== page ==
Berkshires-12 Berkshires-13We drove along the roadsides with garden clippers and a big shopping bag. I can’t tell you exactly how many we picked, but it felt like several pounds worth. It filled the bottom 1/3 of a large shopping bag. Here’s a photo of our haul.Berkshires-15

Okay, so once you have gathered a bunch of flower stalks, grab a big canning pot, or stock pot. Fill it halfway with room temperature water. DO NOT rinse the flowers off before you use them or all the flavor will wash away.

Drop a few stalks into the water. Grab and squeeze the flowers. The flowers will fall off the stalk and that’s fine. Just keep kneading and squeezing the flowers. You will notice that tiny red hairs from the flowers will start sticking to your hands. They will wash off.

Take the flower stalks out and add new ones. Keep doing this until you run out of flowers. The more flowers you have, the stronger the juice. Here’s a photo of our concentrated juice to give you an idea of the color it will be.Berkshires-18


The juice is really great, and lends itself well to many things. You could cook with it, but we just added seltzer to make spritzers. There will be a cocktail recipe coming up shortly!


Camping in the Berkshires


beartown camping-20This past weekend we went car camping in the Berkshires with friends. It was so beautiful and peaceful.beartown camping-16beartown camping-49

Lindsay was a great help cooking. We made the world’s best s’mores using Little Schoolboy cookies instead of chocolate bars and graham crackers. Lindsay learned how to make a box oven in Girl Scouts and we baked brownies. To make one, you just line a cardboard box with aluminum foil and punch some holes. You place charcoal briquettes in a pan on the bottom (it’s about 30 degrees per piece, so you need about 11-12 coals to bake a normal cake)beartown camping-51beartown camping-33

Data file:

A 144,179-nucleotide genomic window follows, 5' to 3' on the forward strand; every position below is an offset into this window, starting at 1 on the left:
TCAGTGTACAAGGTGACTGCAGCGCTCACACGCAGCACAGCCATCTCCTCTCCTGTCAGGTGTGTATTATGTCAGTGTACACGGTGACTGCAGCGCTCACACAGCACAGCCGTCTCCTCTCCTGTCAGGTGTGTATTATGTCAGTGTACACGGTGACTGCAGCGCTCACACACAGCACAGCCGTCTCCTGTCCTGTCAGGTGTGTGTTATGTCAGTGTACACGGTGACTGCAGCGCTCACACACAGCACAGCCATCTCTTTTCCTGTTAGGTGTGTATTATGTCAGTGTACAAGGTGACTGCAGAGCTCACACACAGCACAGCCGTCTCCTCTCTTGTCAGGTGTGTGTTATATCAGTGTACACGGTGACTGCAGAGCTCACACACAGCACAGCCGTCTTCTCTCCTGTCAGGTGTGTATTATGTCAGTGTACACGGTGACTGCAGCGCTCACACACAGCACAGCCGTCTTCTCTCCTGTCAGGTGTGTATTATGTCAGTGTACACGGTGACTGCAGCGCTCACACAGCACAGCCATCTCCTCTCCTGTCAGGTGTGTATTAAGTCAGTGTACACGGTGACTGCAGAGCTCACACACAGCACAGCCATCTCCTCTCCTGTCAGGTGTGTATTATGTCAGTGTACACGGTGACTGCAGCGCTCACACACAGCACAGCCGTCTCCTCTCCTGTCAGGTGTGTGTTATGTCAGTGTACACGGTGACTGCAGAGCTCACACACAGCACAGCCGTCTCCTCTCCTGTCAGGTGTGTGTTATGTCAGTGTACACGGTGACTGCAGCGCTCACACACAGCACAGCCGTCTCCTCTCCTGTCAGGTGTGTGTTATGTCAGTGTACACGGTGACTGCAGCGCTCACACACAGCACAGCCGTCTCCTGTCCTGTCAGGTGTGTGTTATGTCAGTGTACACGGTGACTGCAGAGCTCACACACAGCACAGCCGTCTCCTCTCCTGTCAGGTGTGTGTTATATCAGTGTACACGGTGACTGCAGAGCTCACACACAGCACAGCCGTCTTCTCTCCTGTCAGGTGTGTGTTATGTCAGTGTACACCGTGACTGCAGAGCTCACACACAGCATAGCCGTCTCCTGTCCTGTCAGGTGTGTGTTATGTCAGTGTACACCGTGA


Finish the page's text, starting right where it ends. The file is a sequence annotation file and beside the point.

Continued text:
And we found loads and loads of choice edible mushrooms while hiking!

beartown camping-55

Black trumpet mushrooms

beartown camping-53

Oyster mushrooms

beartown camping-56

Chicken of the woods mushrooms


Belated Birthday Post

Okay, it’s bad when you are belated on your own birthday!!! But I’m so behind on everything that I thought I should just start here.

On my birthday, Neil and I decided to play hookie. It was a little drizzly, so we just put on the rain gear we bought for our trip to Iceland and went for a hike. There is a park in the middle of crazy, urban Queens, NY called Forest Park. And it is just that. A forest. It’s really a weird feeling to be walking in the woods knowing that you are in the middle of NYC.

Neil and I started learning about and hunting mushrooms last year. We’ve been lucky enough to find some delicious edible mushrooms. However, we were disappointed last Fall not to find hen of the woods (aka maitake). They generally grow under oak trees in the Fall. As we walked, we kept our eyes open for these mushrooms, and were lucky enough to find a few clumps of them.

They are beautiful mushrooms without poisonous look-alikes, which makes them quite safe for beginners. (Okay, now I must add that if you are ever going to hunt mushrooms, please consult a guide, an expert, or both. Do not go off the photos on this blog!!) These mushrooms have been described as resembling flamenco dancer’s skirts. Love these colorful descriptions!!

I asked some of my mushroom friends how they prepare hen of the woods. We decided to pull them apart like broccoli florets, brush them with olive oil, sprinkle salt and pepper and grill them on the bbq. They were delicious. What a lovely birthday present!

Nary a Morel to be Found

This Saturday Neil and I went on a morel foray. Although the spring has been extremely dry, it rained recently and we were hopeful that that would lead to some good morel hunting. Nope. Between about 60 people, only 4 morels were found. I wasn’t one of the ones who found one. Bummer. And it doesn’t help that a good friend from Seattle is practically tripping over morels in her garden. And doesn’t believe me when I tell her they are real morels. So she doesn’t eat them. Wah.

But, it was a beautiful sunny day out of the city. I can’t disclose the location, although with such poor results, I doubt anyone will be banging my door down to tell them. And I saw a turtle. You have to get excited about something, right?

Photos from Chincoteague

As promised, here are more photos from our trip. It is starting to seem like a long time ago already, as the weather cools and daily pace speeds up.

Chincoteague is a forager’s paradise. You can’t throw down a wire cage without catching loads of crabs. Oysters and clams are abundant and I did see some mussels. Neil learned how to shuck oysters, which led to many nights of oysters on the half shell. Clams tossed on the bbq were a big favorite as well.

For anyone who read Misty of Chincoteague, you can visit Misty and Stormy at the museum. Stormy was still alive when I went there as a child. Somewhere there’s a photo of me being kissed on the cheek by Stormy.